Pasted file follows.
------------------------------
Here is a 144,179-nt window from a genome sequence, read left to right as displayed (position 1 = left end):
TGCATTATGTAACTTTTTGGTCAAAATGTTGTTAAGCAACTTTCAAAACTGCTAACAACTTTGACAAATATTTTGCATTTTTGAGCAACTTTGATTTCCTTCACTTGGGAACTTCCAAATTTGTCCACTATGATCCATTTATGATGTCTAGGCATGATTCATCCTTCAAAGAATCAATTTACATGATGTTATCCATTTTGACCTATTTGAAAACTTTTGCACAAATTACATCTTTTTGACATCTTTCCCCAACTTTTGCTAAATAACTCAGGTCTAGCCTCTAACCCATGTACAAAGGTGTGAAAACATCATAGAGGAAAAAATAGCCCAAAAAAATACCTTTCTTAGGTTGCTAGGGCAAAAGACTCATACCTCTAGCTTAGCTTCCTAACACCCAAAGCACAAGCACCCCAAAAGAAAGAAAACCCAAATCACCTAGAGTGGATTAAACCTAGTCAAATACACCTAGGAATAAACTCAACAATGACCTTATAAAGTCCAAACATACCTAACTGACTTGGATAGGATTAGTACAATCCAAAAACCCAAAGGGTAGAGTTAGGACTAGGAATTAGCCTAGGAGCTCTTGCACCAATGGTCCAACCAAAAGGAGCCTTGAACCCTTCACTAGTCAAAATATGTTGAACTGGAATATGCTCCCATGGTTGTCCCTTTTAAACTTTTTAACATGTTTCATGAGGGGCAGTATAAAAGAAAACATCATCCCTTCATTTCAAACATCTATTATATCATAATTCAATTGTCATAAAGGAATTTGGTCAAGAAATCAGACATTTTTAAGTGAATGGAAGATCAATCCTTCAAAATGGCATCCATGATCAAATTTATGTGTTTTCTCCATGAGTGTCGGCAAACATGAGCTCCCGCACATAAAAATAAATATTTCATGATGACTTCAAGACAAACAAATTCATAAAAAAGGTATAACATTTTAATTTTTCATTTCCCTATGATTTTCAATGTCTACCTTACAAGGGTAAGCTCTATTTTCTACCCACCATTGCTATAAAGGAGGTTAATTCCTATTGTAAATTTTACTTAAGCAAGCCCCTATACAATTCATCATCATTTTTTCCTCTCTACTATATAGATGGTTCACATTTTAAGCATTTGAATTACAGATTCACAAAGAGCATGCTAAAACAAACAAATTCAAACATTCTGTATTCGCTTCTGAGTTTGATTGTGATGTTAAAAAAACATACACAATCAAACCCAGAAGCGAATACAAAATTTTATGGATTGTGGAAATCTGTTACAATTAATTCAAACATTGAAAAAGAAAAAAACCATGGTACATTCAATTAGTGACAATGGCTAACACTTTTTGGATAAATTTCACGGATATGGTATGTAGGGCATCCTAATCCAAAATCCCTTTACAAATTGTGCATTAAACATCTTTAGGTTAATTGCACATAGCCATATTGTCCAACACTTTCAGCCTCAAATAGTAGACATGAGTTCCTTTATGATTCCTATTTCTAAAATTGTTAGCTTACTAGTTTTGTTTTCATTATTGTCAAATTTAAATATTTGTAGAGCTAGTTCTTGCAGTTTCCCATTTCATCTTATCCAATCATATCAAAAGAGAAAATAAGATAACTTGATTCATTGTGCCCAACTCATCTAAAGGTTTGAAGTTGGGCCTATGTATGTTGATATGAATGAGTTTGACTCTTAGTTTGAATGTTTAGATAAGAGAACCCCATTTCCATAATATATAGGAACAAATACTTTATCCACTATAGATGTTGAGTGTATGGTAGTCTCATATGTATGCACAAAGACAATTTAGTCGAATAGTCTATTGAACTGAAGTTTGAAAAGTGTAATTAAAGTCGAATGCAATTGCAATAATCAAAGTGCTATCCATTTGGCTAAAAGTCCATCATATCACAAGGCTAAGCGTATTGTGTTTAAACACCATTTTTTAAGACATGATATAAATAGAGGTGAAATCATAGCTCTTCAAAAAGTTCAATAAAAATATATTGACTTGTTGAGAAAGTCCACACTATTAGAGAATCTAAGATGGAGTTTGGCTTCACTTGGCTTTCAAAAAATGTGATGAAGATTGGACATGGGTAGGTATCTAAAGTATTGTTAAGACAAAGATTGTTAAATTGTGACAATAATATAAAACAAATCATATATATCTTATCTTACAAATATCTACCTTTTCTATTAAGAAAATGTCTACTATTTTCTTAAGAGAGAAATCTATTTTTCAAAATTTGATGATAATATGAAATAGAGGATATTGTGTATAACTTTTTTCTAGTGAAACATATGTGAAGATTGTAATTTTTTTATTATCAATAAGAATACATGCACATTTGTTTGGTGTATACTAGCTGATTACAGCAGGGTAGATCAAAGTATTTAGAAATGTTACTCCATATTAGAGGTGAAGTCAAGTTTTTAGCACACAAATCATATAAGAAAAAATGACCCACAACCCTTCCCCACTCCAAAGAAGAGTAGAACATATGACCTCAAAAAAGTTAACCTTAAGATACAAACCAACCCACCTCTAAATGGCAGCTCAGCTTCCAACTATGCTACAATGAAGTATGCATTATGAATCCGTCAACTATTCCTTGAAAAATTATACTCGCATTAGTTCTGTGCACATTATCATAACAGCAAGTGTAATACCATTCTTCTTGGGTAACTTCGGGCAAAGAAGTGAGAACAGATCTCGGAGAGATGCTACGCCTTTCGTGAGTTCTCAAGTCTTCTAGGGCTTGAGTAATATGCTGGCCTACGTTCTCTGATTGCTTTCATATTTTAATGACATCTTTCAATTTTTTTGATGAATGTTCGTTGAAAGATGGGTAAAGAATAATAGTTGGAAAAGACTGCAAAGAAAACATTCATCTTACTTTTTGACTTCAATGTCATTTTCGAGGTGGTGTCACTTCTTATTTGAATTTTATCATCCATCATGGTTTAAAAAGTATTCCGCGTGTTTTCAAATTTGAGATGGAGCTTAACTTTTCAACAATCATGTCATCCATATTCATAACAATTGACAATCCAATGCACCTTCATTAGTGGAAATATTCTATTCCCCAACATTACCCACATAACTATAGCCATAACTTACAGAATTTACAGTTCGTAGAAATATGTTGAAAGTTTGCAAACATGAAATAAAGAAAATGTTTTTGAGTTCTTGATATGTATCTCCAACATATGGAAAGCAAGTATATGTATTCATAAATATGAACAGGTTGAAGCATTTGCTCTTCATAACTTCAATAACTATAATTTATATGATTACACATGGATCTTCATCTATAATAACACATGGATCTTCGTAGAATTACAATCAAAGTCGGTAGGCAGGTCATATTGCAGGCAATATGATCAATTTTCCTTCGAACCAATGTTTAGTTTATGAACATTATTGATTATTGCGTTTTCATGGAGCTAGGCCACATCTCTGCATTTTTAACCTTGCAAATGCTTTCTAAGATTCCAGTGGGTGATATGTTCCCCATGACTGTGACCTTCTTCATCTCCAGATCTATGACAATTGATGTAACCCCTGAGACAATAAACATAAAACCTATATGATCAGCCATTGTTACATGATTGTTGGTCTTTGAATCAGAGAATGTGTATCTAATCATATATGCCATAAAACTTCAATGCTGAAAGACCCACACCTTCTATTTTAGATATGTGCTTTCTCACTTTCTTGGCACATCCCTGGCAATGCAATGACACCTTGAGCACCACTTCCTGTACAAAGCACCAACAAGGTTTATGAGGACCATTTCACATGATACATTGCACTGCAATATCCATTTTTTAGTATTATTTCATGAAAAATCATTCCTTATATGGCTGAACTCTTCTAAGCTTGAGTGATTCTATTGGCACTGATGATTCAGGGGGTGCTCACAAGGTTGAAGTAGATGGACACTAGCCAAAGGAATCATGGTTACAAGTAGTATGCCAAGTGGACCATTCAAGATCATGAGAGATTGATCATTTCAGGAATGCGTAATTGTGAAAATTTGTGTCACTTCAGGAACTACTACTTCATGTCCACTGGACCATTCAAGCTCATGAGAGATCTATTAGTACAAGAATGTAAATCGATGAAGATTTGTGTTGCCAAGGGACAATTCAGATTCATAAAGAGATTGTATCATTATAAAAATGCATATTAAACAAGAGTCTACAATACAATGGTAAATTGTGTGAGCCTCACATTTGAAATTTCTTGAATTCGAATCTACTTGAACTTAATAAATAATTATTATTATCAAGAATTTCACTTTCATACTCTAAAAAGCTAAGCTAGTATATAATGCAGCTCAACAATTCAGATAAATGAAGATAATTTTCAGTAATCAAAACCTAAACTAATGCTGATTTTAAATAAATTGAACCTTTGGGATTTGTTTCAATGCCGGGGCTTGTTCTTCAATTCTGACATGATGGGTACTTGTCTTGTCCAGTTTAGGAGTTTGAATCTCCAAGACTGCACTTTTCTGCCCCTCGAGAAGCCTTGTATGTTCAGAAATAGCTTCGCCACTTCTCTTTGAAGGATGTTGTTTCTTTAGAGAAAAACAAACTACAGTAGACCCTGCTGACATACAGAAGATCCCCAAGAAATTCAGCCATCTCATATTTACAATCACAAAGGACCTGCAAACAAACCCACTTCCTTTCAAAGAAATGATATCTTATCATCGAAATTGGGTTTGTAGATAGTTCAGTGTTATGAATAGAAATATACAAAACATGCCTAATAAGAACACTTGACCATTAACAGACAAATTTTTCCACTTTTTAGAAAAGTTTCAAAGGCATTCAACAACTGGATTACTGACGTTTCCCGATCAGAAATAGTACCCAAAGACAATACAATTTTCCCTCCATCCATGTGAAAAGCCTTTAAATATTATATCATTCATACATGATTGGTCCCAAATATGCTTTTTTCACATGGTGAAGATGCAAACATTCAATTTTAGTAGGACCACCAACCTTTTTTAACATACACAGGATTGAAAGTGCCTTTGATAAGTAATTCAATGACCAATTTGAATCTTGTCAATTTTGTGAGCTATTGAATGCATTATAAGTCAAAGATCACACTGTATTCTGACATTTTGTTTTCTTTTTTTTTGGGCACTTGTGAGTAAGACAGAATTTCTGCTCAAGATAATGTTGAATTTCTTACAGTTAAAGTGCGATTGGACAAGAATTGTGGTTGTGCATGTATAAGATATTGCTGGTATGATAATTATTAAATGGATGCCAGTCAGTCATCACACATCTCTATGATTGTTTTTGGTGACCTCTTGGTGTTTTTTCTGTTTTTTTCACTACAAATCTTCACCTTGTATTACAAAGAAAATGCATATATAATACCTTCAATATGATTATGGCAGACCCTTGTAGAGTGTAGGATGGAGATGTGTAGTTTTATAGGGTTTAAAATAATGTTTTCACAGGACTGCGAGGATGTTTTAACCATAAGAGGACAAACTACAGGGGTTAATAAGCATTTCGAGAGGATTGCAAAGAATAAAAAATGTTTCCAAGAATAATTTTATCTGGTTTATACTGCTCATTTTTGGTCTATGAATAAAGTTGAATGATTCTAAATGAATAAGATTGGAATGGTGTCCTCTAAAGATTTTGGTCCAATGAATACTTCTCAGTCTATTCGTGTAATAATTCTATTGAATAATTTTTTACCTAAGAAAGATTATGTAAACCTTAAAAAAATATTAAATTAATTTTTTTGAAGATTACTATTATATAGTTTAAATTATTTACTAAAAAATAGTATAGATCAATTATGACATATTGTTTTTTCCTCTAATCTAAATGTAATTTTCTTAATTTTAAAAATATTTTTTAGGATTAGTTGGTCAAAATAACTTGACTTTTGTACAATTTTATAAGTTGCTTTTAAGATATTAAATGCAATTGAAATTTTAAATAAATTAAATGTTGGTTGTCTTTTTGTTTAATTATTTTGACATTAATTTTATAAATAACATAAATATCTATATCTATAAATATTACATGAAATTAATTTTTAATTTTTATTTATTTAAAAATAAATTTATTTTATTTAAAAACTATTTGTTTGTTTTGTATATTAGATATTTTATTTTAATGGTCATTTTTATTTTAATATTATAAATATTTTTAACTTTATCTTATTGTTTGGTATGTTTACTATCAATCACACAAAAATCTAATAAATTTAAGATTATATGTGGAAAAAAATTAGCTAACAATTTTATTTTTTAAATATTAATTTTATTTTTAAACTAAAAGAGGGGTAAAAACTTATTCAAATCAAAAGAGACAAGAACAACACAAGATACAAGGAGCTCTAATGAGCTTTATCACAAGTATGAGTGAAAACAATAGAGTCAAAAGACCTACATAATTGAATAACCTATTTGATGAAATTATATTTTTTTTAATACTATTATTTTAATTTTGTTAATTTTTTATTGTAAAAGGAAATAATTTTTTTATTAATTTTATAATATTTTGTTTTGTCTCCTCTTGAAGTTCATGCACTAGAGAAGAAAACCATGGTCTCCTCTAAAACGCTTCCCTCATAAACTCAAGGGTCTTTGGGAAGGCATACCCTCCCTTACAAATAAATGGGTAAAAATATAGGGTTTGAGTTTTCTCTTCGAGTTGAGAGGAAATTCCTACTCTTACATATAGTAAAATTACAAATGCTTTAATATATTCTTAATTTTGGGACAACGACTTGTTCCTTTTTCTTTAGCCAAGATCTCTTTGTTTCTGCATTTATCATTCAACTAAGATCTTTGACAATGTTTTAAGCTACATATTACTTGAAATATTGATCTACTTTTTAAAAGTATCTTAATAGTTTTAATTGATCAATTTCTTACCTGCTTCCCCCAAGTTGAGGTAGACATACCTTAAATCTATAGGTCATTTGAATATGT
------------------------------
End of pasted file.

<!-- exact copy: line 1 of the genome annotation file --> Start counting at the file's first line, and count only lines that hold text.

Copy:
Here is a 144,179-nt window from a genome sequence, read left to right as displayed (position 1 = left end):